You know people who tell the same stories over and over? The people who come to family reunions and tell the old stories about how Uncle Ed could always get lost walking home, because he was reading while he walked. The people who stand come to the church potlucks and remind you that Sister Hazel’s pies were always the best because she kept the crust dough in the freezer. The people who end staff meeting with “I know you know this.”
I know those people too. I’m one of them.
Sometimes the same stories are important to tell. Uncle Ed’s diligence in reading that made him the first member in the family to go to college. Sister Hazel’s baking skills and foresight. Your boss’s passionate commitment to the core values of the organization.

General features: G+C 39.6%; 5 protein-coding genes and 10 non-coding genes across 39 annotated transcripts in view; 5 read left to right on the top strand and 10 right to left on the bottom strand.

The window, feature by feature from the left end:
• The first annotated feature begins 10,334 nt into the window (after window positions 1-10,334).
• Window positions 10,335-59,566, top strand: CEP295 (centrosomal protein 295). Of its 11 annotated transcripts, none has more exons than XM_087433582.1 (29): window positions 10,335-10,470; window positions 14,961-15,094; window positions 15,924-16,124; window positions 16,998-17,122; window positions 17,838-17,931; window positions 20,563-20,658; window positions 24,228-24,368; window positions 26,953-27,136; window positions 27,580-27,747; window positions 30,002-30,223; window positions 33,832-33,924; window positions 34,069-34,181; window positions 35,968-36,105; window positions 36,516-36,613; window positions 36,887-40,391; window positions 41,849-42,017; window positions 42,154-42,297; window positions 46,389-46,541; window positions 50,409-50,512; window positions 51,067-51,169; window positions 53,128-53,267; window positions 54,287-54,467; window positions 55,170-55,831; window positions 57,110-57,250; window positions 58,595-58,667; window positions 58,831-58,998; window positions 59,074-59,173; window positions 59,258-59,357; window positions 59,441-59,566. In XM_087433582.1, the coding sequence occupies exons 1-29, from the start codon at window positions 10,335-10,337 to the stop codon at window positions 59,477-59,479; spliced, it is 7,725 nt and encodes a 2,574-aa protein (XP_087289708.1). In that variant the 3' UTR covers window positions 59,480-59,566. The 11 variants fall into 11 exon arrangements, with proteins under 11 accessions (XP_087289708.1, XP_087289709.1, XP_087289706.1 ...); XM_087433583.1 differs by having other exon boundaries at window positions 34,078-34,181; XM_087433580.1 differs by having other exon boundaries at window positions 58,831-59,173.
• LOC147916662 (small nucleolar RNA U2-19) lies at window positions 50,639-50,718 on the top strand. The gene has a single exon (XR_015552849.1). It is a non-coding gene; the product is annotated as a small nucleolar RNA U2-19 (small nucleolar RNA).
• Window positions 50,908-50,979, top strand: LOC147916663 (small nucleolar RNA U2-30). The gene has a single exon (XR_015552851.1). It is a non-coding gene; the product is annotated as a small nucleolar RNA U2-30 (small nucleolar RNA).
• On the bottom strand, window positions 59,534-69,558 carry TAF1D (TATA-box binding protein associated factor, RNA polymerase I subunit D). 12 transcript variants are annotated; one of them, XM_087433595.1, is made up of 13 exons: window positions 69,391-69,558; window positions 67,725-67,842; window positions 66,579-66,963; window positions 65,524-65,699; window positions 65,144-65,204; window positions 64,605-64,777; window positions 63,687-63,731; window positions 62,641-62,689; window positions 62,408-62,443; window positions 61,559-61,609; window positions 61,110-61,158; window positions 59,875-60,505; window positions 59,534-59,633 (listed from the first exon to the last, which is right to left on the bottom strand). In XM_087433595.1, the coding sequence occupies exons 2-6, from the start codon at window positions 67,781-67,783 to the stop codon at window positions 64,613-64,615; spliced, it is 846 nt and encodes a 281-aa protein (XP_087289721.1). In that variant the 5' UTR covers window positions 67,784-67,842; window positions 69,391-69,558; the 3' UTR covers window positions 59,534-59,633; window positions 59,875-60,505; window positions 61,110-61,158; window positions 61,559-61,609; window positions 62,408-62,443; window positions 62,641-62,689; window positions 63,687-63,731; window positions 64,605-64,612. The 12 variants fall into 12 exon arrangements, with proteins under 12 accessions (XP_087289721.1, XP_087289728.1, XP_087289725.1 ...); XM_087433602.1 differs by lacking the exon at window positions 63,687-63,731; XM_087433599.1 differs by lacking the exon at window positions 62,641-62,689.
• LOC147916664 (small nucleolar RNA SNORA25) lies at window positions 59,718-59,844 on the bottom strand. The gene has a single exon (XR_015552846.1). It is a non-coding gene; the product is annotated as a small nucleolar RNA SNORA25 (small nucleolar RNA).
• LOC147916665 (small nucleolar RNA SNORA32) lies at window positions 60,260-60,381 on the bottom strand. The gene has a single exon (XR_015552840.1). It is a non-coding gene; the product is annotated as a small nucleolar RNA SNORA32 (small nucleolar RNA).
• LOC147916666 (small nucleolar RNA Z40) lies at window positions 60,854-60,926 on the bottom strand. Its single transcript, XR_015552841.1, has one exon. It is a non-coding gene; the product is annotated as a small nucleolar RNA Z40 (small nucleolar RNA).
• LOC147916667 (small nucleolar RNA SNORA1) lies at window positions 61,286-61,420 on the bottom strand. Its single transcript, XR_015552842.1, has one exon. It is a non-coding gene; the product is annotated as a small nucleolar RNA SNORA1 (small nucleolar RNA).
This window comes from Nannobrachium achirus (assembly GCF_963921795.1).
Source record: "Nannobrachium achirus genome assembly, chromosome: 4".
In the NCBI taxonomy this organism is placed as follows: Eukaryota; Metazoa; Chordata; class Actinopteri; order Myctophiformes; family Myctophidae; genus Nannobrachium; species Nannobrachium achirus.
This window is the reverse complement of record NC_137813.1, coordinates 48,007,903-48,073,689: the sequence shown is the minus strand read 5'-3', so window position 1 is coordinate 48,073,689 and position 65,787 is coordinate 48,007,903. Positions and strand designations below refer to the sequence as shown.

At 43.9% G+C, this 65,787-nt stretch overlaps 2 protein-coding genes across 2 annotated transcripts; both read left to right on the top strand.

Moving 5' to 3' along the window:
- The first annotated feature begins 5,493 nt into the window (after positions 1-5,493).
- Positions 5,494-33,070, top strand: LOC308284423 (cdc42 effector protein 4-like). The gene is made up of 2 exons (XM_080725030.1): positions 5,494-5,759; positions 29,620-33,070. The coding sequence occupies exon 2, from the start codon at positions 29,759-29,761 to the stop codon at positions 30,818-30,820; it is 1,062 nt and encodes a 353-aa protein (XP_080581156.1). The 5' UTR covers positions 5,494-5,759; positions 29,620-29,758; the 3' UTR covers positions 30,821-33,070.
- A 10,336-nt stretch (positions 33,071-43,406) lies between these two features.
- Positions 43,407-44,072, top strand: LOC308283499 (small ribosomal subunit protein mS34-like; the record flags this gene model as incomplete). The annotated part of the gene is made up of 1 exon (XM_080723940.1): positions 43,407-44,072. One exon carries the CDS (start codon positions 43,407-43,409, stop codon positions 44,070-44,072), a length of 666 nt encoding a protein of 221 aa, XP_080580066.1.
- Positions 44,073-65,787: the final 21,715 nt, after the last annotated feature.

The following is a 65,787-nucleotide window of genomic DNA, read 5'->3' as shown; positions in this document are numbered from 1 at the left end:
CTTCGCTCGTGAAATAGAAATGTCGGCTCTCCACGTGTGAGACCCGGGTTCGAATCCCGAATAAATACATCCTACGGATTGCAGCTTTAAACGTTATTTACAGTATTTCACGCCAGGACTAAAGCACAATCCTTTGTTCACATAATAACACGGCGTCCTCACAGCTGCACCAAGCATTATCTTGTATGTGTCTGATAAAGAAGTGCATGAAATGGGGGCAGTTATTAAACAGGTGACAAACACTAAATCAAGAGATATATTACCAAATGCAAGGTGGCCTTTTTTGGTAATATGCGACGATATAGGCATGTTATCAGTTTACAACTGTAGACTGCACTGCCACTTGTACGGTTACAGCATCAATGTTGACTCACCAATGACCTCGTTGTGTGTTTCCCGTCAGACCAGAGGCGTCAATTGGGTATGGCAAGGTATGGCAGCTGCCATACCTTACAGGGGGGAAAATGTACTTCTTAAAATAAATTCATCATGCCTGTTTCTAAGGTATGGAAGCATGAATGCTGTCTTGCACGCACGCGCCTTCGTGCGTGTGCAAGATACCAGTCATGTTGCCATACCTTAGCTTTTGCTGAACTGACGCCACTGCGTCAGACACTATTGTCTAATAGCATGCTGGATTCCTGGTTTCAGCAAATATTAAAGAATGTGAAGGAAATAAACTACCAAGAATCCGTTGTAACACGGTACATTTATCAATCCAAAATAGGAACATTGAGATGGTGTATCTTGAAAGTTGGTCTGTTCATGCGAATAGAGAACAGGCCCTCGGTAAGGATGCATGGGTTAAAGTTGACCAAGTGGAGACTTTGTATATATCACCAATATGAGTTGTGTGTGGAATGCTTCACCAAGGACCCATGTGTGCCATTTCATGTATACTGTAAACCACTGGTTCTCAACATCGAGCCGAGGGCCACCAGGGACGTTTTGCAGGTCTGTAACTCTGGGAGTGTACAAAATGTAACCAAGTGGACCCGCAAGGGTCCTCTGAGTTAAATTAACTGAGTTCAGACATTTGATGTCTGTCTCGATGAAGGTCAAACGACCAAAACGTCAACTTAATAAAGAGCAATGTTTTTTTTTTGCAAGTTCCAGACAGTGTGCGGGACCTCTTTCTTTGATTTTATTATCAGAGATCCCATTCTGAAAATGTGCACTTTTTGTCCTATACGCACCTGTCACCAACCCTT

Peter was one of those people too. In the second letter bearing his name he wrote,
So I will always remind you of these things, even though you know them and are firmly established in the truth you now have. I think it is right to refresh your memory as long as I live in the tent of this body, because I know that I will soon put it aside, as our Lord Jesus Christ has made clear to me. And I will make every effort to see that after my departure you will always be able to remember these things.
Because he had seen Jesus, he wanted to made sure that no one forgot the stories. It was, literally, a sacred trust for him. From his own experience he knew that under pressure people forget things. People act impulsively. People lose control. And one way to help is to get those core truths firmly planted.
So that when they think about you, they remember the stories.